Afghanistan has been experiencing a severe social-political crisis since the Taliban came to power. Today thousands of Afghans around the world look at this situation with concern, such as Mohd Hasmat, an Afghan who arrived in Chile in 2017. Hasmat made a call for help to the Chilean authorities to assist his family trapped in Afghanistan.
Today, Afghanistan is the center of world attention, after the United States announced that it was withdrawing its troops, the former Afghan President Ashraf Ghani fled, and the Taliban took power. Today, the social-political crisis there is out of control, with airports crowded with people desperate to escape the Taliban’s strict control.
Afghan communities around the world look with concern at the reality of their compatriots. Mohd Hasmat, a 38-year-old Afghan businessman who left his country at the age of 17 due to the war and ended up in Chile is very worried about his family back in Afghanistan. Chile Today had an exclusive conversation with him.
“We don’t have human rights”
“Their lives are in danger,” Hashmat said, referring to his family, who count themselves among the Hazara population, a religious minority in Afghanistan that has ceaselessly been harassed since the 19th century. What worries him the most is the “genocide” that the Hazara are now experiencing. “They don’t like us. This is very dangerous for us, for our kids – they can’t play, the daughters can’t go to school either. We don’t have human rights,” he added.
After leaving his native country due to the war at the age of 17, Hasmat lived a convulsive trip around the world. “I grew up as an immigrant,” he noted. After leaving Afghanistan, he went to Pakistan, Iran, Dubai, and Japan in search of opportunities.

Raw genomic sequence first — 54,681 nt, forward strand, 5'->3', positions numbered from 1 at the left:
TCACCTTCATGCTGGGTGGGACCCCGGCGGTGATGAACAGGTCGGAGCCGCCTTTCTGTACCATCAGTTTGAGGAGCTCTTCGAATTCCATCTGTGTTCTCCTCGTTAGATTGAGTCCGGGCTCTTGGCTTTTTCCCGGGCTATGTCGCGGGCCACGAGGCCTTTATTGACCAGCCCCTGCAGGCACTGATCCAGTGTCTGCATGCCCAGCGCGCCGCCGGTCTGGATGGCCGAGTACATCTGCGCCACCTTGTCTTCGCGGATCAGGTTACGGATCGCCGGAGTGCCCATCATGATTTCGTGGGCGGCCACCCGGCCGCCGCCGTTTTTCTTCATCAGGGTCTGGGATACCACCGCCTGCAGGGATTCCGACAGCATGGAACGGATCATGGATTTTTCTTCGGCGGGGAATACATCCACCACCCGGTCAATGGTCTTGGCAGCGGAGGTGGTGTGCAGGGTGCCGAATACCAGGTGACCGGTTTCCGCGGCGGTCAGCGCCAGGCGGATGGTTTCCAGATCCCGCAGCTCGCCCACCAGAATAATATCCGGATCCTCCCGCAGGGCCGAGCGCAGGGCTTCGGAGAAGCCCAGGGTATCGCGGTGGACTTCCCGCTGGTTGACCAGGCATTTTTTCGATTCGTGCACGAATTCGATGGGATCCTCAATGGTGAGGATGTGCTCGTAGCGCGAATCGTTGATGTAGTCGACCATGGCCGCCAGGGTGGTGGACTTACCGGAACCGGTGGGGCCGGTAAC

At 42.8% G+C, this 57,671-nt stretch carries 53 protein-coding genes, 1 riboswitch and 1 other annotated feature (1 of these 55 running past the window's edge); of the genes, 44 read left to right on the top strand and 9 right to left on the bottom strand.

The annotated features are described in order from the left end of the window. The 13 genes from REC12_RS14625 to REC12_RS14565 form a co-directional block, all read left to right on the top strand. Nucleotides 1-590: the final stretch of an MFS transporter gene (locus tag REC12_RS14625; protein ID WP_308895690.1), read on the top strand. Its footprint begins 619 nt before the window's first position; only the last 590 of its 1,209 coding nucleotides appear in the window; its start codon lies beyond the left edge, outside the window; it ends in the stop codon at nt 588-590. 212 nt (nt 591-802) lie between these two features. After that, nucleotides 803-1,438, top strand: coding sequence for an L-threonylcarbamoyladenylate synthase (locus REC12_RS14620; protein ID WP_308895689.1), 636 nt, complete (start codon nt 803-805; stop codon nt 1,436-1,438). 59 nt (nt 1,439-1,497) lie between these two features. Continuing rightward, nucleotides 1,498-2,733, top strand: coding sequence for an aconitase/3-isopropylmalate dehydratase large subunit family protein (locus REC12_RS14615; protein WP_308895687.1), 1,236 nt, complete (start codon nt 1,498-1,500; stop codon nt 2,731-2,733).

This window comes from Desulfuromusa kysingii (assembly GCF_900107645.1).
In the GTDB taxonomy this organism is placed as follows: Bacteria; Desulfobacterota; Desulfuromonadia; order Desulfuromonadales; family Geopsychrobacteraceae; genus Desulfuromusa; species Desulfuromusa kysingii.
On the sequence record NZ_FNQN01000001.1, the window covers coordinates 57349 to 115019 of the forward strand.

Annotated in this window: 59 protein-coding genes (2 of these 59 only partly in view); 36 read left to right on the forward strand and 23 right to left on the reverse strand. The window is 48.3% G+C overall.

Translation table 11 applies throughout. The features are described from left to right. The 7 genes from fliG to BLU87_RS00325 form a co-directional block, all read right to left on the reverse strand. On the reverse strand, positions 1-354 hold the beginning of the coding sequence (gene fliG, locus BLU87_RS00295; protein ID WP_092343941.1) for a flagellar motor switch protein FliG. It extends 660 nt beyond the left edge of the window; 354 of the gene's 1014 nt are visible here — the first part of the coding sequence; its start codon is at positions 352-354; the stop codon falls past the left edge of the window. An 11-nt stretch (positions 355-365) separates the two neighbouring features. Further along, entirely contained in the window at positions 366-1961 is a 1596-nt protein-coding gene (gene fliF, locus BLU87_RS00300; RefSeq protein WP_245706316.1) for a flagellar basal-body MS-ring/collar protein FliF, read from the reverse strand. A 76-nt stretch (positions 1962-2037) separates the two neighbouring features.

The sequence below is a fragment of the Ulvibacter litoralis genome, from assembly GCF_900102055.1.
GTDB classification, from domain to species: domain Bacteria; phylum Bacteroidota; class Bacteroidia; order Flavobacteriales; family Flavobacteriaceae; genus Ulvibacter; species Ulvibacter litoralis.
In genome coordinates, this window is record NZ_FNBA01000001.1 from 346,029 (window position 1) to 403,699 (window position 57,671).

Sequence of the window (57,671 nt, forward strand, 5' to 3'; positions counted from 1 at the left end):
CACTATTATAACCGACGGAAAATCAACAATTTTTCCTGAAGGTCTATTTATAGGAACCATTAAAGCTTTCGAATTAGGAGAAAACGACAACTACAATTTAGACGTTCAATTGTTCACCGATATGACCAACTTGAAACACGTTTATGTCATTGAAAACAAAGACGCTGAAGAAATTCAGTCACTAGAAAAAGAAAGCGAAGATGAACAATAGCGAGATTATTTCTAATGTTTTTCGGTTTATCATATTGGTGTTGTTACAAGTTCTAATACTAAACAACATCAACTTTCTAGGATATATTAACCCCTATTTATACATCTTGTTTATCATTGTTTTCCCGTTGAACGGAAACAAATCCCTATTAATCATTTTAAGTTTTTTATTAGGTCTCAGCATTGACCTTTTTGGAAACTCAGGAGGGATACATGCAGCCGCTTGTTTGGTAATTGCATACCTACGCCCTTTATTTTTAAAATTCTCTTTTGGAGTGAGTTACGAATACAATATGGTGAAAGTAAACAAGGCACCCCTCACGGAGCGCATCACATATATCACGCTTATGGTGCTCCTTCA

He settled in Japan with his wife and after the birth of their children, in 2012 he established a used car and spare parts dealership. In 2017, he sought new horizons in Chile: “I came to Chile because of the business opportunity,” he explained. When he arrived in the country, he settled in Iquique to continue his business in the city’s free zone, Zofri, where his company remains to this day. His wife and three children continue to reside in Japan and he now divides his time between Japan and Chile.
“The Taliban government gives us only more reasons to worry”
Hasmat’s current concerns are not business: “My life right now is okay, that’s not a problem, but the lives of my family are in danger.” His younger sister, aunt, uncle, and cousin still live in Afghanistan and “their situation is very bad, extremely bad …. The Taliban government gives us only more reasons to worry.”
The religious persecution that his family suffers is not the only thing that keeps Hasmat up at night: he is the only source of income for his sister and her family, and, since the Taliban took over, he has not been able to send any money. “I’m their only help. Now they don’t have anything to eat, they don’t have jobs.”
He has not lost communication with his relatives thanks to the internet and applications such as Whatsapp, but the communications with his sister only increase his anxiety. “She doesn’t have any food to feed her daughter.”
Hasmat made a call to the Chilean authorities for help: “I would like to ask the government and the people of Chile to please listen to our voices and help us, because we are truly helpless.” He added that if the government of Chile could bring his family here, he could give them jobs in his company and support them more directly.
Hasmat wants his Afghan relatives to come to Chile and not Japan because he believes it will be easier for them to pick up the language and culture here and because “Chilean people are so kind.”
“My experience in Chile has been good,” Hasmat said. “It is a very respectful country in human rights matters, and also the people are well regarded.”
In the meantime, with around 10 family members in desperate circumstances in Afghanistan, and unable to help them with anything but encouraging words, Hasmat waits and watches it all unfold on a screen.
Nelson Quiroz is Chile Today´s photographer. He also writes about youth culture and fashion, and often contributes with photo series during marches and protests.